• In the past few years, there is a proliferation of use cases of block-chain technology including non-fungible tokens, crypto-currencies and smart contracts.
  • This map will explore some key cybersecurity-related issues regarding block-chain including legal and policy frameworks as well as industry materials & practices.


  • As a relatively new technology, there is currently no specific legislation on block-chain in Australia. Under the current law, block-chain technology is indirectly regulated various legislative frameworks. Nevertheless, there has been extensive consultations, inquiries and studies regarding how Australia can better regulate block-chain technology.
  • Early 2023, the Digital Assets (Market Regulation) Bill 2023 was introduced. It aimed to provide a framework for digital asset exchanges, digital asset custody services, and the issuing of stable coins, among other regulations pertaining to digital assets and designated central bank digital currency. Although rejected by the parliament, the bill is regarded as an important first step in the regulation of block-chain technology in general and cryptocurrency in particular.
  • See ‘Blockchain & Cryptocurrency Regulation 2023’ for a recent summary of crypto-currency related laws. (Gilbert + Tobin, 2022)

The financial services regime under the Corporations Act 2001 (Cth) and its cyber-security implications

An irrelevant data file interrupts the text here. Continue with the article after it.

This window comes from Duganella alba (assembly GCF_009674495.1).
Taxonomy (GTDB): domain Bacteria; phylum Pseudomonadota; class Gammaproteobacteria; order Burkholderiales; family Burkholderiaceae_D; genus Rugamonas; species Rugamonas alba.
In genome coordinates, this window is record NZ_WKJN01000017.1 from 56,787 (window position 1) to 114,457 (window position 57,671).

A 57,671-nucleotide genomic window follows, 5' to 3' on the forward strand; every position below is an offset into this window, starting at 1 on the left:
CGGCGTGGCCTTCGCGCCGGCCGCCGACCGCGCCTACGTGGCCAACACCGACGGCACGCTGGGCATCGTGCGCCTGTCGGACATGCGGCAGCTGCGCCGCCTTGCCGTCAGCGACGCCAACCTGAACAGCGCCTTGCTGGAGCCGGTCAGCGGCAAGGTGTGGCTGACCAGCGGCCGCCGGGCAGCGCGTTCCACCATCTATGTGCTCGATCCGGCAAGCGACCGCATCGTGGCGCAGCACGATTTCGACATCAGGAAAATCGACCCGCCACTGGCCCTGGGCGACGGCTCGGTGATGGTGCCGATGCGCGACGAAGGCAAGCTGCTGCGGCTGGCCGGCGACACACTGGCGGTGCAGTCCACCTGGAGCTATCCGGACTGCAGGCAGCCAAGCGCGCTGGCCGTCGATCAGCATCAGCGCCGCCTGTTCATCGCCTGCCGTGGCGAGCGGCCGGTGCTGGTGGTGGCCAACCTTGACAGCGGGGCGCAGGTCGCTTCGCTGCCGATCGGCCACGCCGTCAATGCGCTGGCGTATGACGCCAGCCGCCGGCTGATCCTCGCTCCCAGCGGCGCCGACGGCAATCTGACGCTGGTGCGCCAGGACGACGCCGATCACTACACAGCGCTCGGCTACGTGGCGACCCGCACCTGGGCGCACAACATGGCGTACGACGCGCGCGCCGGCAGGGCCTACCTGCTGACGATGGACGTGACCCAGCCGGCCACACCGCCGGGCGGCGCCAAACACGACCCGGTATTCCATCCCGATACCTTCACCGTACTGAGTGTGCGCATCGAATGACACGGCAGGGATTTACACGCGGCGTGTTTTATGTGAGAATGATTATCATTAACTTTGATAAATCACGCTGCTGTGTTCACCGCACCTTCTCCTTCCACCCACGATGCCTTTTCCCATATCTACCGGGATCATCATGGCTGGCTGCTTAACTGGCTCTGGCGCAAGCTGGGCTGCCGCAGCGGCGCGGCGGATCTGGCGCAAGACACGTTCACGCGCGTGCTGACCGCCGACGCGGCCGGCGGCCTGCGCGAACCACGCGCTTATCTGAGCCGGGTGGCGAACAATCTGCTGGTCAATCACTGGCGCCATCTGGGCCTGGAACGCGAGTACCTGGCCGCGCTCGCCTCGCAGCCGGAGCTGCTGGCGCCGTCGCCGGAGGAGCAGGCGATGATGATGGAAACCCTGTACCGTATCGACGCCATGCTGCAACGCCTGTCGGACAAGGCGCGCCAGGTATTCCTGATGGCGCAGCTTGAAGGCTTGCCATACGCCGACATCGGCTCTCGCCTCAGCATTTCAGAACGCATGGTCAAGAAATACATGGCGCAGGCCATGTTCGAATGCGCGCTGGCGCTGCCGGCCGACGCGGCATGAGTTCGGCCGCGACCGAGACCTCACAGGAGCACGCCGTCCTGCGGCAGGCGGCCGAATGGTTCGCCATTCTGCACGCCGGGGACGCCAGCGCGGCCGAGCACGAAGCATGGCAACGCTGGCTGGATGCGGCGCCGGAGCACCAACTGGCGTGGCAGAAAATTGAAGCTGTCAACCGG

Crypto-asset is a type of digital asset that operates on block-chain technology, that is, a decentralised distributed ledger that records transactions across different platforms or computers. It utilises cryptography to secure transactions and prevent tampering. There are different types of crypto-assets such as crypto-currency, non-fungible tokens and stable coins. (Australian Government, 2023)


The Australian Securities and Investments Commission (ASIC) Information Sheet 225 provides high-level signposts for crypto-asset participants. It explains that, under the Corporations Act 2001 (CA), crypto assets could be classified as financial products if they fall under the categories of managed investment schemes, securities, derivatives, or non-cash payment facilities.
  • Managed investment schemes: A managed investment scheme is defined by three elements: people contributing money or assets to gain an interest in the scheme, the pooling of contributions for common financial benefits, and contributors not having day-to-day control over the scheme. (s 9 of CA)
  • Securities: If the crypto asset or ICO offers rights akin to shares or options to acquire shares, it may be classified as a security under the Corporations Act. For instance, if the product offers the right to be issued shares in the future, it may be an option. (s 92 of CA)